04 December 2013

Port Arthur

Penitentiary (1857) - originally constructed as a flour mill
One of the highlights of my week in Tasmania was of course the day I spent at the world heritage site at the tip of the Tasman peninsula, the Port Arthur convict settlement. This far-flung prison camp was designed to house the most recidivist and violent criminals sent to the Australian colonies, and from its foundation as a penal station in 1830 until it was finally closed in 1877 Port Arthur was both a watchword for the harshest forms of imprisonment available at the time, and a notorious threat held over the heads of convicts elsewhere - toe the line or else you'll get sent to the worst corner of Van Diemen's Land. 

In Matthew Kneale's award-winning and highly recommended novel of 19th century Tasmania, English Passengers, the rather dastardly character Jack Harp finds himself sent as one of the first convicts to the newly-established Port Arthur penal station. After much back-breaking labour to set up the camp and hack miles of timber from the forest to supply the colony and the ship-building trade, he describes the growing settlement:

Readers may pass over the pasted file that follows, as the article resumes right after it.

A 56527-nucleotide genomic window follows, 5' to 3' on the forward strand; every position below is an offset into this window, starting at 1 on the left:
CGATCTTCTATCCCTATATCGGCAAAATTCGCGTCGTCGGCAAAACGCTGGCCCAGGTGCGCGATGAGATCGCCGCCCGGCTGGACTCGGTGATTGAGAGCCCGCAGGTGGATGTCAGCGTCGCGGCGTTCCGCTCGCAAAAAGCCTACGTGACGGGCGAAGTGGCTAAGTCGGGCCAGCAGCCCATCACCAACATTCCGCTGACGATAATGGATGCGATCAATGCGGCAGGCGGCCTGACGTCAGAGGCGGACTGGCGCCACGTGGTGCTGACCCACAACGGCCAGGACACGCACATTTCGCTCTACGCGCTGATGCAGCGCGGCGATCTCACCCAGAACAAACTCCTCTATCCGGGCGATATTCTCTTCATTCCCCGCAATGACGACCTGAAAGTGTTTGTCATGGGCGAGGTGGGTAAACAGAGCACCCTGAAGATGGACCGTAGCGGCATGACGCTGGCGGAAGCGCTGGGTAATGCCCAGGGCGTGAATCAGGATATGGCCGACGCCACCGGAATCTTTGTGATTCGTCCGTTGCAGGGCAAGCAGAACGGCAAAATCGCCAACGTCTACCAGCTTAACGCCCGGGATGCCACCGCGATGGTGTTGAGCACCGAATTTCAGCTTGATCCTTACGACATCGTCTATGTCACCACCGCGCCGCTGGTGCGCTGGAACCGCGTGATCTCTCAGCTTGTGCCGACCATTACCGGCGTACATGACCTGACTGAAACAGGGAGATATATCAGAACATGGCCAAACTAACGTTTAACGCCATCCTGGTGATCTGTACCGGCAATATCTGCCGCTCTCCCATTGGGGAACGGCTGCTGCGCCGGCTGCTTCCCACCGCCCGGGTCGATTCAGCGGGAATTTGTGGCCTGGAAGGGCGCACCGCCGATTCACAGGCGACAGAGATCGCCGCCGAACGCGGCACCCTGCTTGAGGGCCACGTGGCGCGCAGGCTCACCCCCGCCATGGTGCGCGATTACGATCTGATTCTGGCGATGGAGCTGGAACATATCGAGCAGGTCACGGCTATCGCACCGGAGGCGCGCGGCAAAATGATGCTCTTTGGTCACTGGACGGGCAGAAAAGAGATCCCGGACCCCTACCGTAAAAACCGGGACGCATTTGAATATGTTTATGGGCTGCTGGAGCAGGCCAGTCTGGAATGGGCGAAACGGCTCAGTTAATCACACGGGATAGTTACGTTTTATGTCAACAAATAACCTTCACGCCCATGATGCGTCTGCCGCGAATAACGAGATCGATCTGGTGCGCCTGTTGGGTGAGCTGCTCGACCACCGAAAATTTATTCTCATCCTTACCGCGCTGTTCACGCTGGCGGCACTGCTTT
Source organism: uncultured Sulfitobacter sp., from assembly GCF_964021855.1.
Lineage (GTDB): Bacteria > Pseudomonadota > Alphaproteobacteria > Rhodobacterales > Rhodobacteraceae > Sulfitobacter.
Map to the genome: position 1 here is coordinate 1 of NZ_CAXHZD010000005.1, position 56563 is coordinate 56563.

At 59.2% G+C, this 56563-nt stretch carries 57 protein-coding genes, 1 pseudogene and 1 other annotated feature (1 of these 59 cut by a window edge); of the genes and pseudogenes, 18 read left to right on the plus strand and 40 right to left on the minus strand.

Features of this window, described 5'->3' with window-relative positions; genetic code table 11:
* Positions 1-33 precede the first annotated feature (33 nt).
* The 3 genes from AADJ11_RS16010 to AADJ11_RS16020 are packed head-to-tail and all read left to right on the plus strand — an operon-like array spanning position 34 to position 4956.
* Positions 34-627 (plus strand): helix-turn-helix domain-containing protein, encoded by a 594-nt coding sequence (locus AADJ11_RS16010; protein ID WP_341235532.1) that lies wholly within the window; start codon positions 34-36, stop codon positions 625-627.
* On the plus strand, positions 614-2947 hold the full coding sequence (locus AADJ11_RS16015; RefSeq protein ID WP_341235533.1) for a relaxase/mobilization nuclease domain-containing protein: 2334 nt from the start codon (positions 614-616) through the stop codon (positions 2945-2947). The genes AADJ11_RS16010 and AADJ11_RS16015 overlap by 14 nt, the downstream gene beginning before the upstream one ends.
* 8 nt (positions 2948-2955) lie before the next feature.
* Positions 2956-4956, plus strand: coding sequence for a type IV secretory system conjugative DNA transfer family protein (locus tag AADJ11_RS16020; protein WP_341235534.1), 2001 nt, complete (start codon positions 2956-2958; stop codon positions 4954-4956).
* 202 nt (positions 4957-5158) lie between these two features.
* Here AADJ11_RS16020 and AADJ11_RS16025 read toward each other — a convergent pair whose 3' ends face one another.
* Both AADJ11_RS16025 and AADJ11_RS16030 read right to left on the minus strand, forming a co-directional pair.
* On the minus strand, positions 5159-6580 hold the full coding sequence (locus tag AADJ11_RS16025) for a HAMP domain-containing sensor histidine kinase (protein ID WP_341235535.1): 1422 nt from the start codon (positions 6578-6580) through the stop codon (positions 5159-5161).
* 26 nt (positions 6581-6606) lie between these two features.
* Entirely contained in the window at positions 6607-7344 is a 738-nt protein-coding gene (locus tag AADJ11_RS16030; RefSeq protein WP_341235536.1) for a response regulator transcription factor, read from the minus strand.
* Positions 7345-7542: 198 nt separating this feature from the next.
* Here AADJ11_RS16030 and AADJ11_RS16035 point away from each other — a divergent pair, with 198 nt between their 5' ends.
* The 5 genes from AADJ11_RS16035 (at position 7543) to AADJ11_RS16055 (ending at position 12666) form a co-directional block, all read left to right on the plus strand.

Port Arthur was getting older too. Convicts by the hundred there were now, with more buggers coming all the while, and from just a few huts by the shore it was grown into quite a Manchester, with work sheds turning out every kind of article, from boots to lamp-posts. There was a dock where ships were made, and strong guarded, too, while away to northwards was a little coal mine with cells underground, that was said to be such a delight that even the Macquarie Harbour boys tried to keep away. If for some reason a fellow tired of all this joy and decided to take a little walk alone into the bush, there was a fine new semaphore on the hill behind the commander's house, so that in just a few moments all Van Diemen's Land might know of his strolling. If our fellow was caught - and he generally would be - and was left weary from his adventures, or had caught a bullet in his gut, there was a little railway to carry him back, with carriages pulled not by steam engines but convicts, these being more plentiful. Why, if his excursion proved too exciting for his nerves we even had an island of the dead for the poor bleeder, where he could be buried in a good Port Arthur coffin, that he might have worked on himself. 
- Matthew Kneale, English Passengers, 2000, p.185-6.